Amid the furore about the BBC's Sports Personality of the Year coming from an all-male shortlist, it should be remembered that the last time London staged the Olympics, its greatest star was a woman.
Fanny Blankers-Koen won four gold medals. You could tell it was 1948, not just because she was called "The Flying Housewife" or because headlines like "Amazing Fanny" meant nothing untoward but because when she returned to the crammed, joyous streets of Amsterdam, they gave her a bicycle.
Should Jessica Ennis, Jenny Meadows or Christine Ohuruogu win just one gold medal, they might not get the £10m contract from Nike that Marion Jones received after the Sydney Olympics but they will get more than a bicycle – and they will probably become Sports Personality of the Year.
In the margins of her diary, Meadows records the days remaining until her 800m heat. When we met at her old school, the Deanery in Wigan, there were exactly 250.
"I can't picture the Olympics yet," she said. "But as soon as midnight strikes on New Year's Eve, it will be 2012. If I have a really good training session, then I'll think: 'I just can't wait for London'.
"But, if the training hasn't gone right, or if I am tired, it feels like I am counting down to Doomsday. It could be the greatest thing ever to happen to me or a massive personal failure played out on a national level. It'll be one or the other."
Meadows is bright, bubbly, relaxed but at 30 she knows the 800m will give her only one more shot at Olympic glory. Nerves affect sportsmen at different times and in different ways. The night before he struck his 100th century for England against Australia at Headingley, Geoff Boycott kept waking up trying to adjust the air conditioning in his room. On the eve of his winning goal for Manchester United in the European Cup final, Ole Gunnar Solskjaer stared at the ceiling, wondering when his room-mate, Jaap Stam, would stop snoring.
"No, I'll sleep well," she laughs. "I tend to get nervous a few weeks before, when you still have a few key sessions to fit it and you can do something about it. I have taught myself not to think whether my mother's in the stand watching me.
"I remember sitting in the stands after I'd won the bronze medal in the World Championships in Berlin watching the other races while feeling I hadn't actually run on that track. I must have blocked everything out. That's what you do when you are at your best."
Meadows faces a fight to make the 800m final and her mum, Barbara, and brother, Andrew, have a similar struggle just to be there. It may be reassuring to those who have failed to get anywhere near a seat at the Olympics but the Meadows family have tickets only for the 800m heats.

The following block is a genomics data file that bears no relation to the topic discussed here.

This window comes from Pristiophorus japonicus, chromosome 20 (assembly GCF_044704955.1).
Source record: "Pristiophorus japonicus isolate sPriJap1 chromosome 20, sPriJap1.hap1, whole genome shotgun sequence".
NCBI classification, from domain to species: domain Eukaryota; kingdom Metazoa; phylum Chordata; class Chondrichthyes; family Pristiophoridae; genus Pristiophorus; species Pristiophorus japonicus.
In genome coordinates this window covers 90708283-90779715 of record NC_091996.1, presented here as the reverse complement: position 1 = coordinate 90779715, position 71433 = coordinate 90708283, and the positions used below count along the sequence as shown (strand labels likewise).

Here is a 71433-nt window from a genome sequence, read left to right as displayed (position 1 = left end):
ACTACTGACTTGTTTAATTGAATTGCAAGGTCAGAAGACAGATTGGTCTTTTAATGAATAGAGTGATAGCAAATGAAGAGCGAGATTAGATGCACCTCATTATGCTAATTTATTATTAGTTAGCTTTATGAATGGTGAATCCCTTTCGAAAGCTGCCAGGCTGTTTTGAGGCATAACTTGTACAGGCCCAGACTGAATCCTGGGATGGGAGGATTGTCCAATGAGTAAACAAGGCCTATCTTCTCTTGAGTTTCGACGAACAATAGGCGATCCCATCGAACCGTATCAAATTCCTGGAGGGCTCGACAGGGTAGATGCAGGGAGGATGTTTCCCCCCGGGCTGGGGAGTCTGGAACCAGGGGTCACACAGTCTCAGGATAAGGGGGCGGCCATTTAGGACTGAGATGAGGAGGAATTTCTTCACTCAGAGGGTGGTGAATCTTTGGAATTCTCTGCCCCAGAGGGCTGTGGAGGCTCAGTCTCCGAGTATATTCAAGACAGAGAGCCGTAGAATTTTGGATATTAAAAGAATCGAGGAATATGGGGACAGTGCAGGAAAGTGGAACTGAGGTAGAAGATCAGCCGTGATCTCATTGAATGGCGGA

Barbara was a county standard 400m runner, Andrew has no interest in sport and her late father, Keith, was brimful of ability. "I think my dad could have gone into professional sport, if he'd had the determination," his daughter reflected. "He was a really gifted cricketer and good at football.
"There were times when my dad was arguing with me to persevere at sport when I wanted to ask him: "Well, why didn't you?' But I think the truth is there was a lot of pressure on him to earn a living for his family."
Keith was an electrical fitter and as the family did not own a car, they had to take Jenny to training by bus. "He used to tell me I was living his dream being a professional athlete. What would I have done if I hadn't made it? I think I'd have been a teacher but, thankfully, plan A worked."
It took its time. Her PE teacher at the Deanery was Aileen Mills, who ran for England in the 1986 Commonwealth Games and points out that for a long time Jenny was not the first choice to run 400m or 800m.
"She had to force her way through and use some of that Wigan edge." As the framed shirts from its pupils, including Andy Gregory, who have gone on to play rugby league professionally attest, the Deanery has been long adept at sharpening edges.
The breakthrough came in Berlin in the 2009 World Championships. The 800m was won by Caster Semenya, who despite the pressure of the suggestions that she was biologically a man, destroyed the rest of the field. Meadows, running a personal best, took bronze, the first major medal of her career.